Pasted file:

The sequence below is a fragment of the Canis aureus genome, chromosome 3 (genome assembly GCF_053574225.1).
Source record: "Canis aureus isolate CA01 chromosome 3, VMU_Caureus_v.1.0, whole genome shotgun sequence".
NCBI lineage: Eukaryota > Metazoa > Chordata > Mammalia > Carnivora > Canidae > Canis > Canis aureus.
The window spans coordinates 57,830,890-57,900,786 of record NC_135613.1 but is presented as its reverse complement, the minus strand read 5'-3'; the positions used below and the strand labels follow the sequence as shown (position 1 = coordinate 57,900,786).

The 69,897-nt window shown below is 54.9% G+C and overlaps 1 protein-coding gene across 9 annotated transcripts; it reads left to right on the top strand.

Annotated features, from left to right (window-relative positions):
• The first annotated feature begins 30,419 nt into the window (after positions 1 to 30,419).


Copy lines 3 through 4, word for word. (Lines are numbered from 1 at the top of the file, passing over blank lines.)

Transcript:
NCBI lineage: Eukaryota > Metazoa > Chordata > Mammalia > Carnivora > Canidae > Canis > Canis aureus.
The window spans coordinates 57,830,890-57,900,786 of record NC_135613.1 but is presented as its reverse complement, the minus strand read 5'-3'; the positions used below and the strand labels follow the sequence as shown (position 1 = coordinate 57,900,786).